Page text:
Key Terms for the Lecture on Hinduism
1.sanatana dharma: eternal law. An alternative term designating a comprehensive
tradition, but it is common in only a few parts of India & some classes of society. The
term is seldom used to refer to local manifestations of the faith.
2.tilak (or tilaka): A dot of mark on the forehead made with colored powder. Or
Bharata: Indigenous term for India
Karma: Action, good and bad, as it is believed to determine the quality of rebirth in future lives.
3.Samsara: The continuing cycle of death and rebirths
Indus Valley Civilization: The Indus Valley civilization may have spanned over one million
square kilometers. Most important of the excavating sites are Mohenjo-Daro and Harappa.
Indus Valley culture flourished between 3000 to 1500 BCE.
4.Mohenjo-Daro: a town on the banks of the Indus River in Pakistan. Mound of the
Dead. The citadel at Mohenjo Daro has a huge swimming pool like structure that
archaeologists call the Great Bath, surrounded by porticos & flights of stairs.
5.Harappa: A large town on the banks of the Indus River in Pakistan. The culture
extends well beyond the Indus Valley itself & is therefore called the Harappa
6.Aryans: They were not highly organized. They were nomads rather than settled
agriculturalists. The standard vew in the early 20th century was that it had grown
from a fusion of the indigenous religions of the Indus Valley with the faith of the
Aryans, an Indo-European people usually thought to have migrated there sometimes
between 1750 & 1500 BCE.
7.Sanskrit: The Aryan language evolved into the Sanskrit, the official language of the
8.Puranas: ‘Old tales’, stories about deities that became important after the Vedic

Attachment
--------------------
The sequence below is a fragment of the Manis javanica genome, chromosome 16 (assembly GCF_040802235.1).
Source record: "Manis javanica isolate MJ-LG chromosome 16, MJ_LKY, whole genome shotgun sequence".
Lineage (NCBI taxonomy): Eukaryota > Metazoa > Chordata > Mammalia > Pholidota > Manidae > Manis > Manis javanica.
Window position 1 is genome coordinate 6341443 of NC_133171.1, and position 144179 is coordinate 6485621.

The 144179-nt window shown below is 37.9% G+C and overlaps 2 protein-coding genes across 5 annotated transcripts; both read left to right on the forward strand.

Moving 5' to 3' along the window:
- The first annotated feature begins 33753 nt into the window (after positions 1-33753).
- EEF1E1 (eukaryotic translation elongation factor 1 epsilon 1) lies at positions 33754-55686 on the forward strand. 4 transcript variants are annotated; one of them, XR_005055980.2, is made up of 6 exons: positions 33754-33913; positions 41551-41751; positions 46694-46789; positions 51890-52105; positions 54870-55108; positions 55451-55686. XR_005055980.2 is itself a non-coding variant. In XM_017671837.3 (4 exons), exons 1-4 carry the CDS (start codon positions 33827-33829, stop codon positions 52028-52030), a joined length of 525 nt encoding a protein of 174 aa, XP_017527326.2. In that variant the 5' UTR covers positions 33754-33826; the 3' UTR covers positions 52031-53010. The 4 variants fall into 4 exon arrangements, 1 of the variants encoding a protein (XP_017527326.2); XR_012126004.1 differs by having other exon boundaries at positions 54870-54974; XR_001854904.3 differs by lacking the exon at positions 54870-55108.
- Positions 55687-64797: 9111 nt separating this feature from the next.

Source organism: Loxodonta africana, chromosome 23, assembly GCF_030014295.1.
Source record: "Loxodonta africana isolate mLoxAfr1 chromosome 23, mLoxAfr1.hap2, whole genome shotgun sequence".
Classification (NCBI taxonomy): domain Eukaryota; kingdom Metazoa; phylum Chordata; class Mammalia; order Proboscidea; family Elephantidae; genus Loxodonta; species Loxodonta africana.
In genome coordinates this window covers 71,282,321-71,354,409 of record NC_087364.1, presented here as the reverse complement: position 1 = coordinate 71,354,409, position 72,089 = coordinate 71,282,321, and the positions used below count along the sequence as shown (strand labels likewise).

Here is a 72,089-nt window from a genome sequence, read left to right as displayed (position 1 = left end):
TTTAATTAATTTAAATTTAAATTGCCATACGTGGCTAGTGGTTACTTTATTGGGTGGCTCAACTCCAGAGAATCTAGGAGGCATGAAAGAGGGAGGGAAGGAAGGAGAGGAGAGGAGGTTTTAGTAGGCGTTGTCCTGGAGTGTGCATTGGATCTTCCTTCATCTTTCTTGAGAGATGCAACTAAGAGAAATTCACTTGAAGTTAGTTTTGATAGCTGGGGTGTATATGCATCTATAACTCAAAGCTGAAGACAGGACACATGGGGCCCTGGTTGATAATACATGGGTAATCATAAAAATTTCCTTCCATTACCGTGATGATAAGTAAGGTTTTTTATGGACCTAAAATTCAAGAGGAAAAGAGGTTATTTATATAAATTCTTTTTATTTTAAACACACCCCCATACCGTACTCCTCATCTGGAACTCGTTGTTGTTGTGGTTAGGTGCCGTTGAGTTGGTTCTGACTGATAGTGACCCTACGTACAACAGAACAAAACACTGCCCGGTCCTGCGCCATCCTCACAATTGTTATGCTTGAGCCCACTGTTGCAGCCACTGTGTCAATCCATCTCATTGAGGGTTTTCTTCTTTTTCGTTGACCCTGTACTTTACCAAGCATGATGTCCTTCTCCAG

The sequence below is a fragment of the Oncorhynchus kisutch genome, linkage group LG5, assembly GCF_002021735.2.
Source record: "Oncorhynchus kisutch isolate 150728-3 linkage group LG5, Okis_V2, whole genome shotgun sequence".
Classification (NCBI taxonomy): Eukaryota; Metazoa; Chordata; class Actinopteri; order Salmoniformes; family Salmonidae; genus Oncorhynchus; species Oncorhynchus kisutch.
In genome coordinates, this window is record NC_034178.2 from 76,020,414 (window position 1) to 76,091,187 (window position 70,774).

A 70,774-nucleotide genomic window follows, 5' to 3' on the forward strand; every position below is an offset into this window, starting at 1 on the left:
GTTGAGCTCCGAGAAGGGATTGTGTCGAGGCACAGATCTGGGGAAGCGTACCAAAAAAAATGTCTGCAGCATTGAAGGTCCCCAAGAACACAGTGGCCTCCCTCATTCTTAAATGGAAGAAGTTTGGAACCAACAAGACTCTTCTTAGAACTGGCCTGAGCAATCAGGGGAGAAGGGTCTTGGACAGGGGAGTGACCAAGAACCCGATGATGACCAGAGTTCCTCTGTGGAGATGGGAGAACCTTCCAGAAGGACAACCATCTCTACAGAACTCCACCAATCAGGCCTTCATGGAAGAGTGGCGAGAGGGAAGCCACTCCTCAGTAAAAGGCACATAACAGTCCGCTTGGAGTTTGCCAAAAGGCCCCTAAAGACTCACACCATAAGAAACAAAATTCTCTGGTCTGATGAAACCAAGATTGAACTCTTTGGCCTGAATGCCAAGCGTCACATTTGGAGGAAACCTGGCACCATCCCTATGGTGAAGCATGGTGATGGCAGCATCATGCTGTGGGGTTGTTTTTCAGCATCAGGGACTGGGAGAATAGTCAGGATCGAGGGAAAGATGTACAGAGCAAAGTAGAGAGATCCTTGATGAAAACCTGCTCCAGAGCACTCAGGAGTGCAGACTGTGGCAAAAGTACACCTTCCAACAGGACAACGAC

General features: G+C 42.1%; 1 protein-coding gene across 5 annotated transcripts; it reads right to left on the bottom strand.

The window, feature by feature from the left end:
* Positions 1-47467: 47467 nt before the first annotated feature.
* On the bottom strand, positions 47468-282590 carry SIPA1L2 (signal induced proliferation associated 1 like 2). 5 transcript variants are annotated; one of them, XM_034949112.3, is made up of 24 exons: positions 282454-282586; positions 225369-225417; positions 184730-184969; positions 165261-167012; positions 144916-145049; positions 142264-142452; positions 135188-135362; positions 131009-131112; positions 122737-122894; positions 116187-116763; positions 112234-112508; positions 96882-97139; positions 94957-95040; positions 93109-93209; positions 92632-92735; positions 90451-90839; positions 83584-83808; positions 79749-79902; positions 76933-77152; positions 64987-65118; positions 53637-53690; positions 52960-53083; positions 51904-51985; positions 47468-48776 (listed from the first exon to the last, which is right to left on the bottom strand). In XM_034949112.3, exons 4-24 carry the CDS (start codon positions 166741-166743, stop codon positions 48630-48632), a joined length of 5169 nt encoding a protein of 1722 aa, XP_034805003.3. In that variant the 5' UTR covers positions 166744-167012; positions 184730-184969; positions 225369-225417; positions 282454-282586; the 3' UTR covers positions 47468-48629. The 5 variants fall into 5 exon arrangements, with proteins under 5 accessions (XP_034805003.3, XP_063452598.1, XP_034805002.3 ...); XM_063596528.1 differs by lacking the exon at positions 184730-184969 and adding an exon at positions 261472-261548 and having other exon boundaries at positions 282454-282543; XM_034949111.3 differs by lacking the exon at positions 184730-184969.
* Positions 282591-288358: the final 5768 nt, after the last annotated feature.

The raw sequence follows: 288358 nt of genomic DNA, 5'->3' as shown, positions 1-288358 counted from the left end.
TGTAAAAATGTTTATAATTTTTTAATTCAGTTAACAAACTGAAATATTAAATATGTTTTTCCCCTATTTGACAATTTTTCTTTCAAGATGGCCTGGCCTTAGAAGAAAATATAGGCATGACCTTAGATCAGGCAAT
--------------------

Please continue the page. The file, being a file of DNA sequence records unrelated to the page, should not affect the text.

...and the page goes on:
Bhagavad-Gita: A section of the Mahabharata epic recounting a conversation between Krishna
and the warrior Arjuna, in which Krishna explains the nature of God & the human soul.
Vedas: The 4 collections of hymns and ritual texts that constitute the oldest & most highly
respected Hindu sacred literature. Almost everything we know about the gods comes
from a collection of writings known as the Veda. In the Hindu tradition, the term Vedas
denotes the whole corpus, starting with the hymns, continuing through the ritual
treatises, and concluding with the texts of a more philosophical character.
Rg-Veda: One of the 4 samhitas or collections of the Veda. Rg Veda is the oldest & most
important. Some people argue that the Rg Veda is more than 30,000 years old. The
earliest section og the Rig Veda contains 1,028 hymns.
9.Yajur-Veda: One of the 4 Vedic collections. The hymns of the Yajur Veda are largely
borrowed from the Rig Veda.
10.Sama-Veda: One of the 4 Vedic collections. Hymns from the Sama Veda are largely
borrowed from the Rig. The Sama Veda was meant to be sung.
11.Atharva-Veda: One of the 4 Vedic collections. It differs from the other 3 Vedas in
that if includes material that scholars consider non-Aryan, such as incantations and
remedies to ward off illness & evil spirits. Unlike the hymns of the other Vedas,
these chants were used for purposes other than sacrificial rituals. Some call for hard
to befall one’s enemies and one verse refers to the use of herbs to make a lover
return. Another requests luck in gambling.
12.Samhitas: One of the 4 sections in the 4 collections. Many Orientalists & Wester
Indologists have used the Veda only for the hymns, the samhita portion of each
collection. Hymns, the earliest parts.
13.Brahmanas: One of the 4 sections in the 4 Vedic collections regarding rituals;
directions for the performance of sacred rituals.
14.Aranyakas: One of the 4 sections in the 4 Vedic collections called ‘compositions for
15.Upanishads: One of the 4 sections in the 4 Vedic collections. Philosophical
texts/works in the form of reported conversations on the theory of the Vedic ritual
and the nature of knowledge, composed around the 6th century BCE.
Prana: an internal air current of the body, is often spoken of as the basic animating principle.
The Prana is what makes us alive.. No specific detailed definition but has to do with
breathing & energy
16.Atman: The individual self, held by Upanishadic & Vedantic thought to be identical
with Brahman, the world-soul.
17.Brahman: The world-soul, sometimes understood in impersonal terms; Supreme
Being, the single source of all that is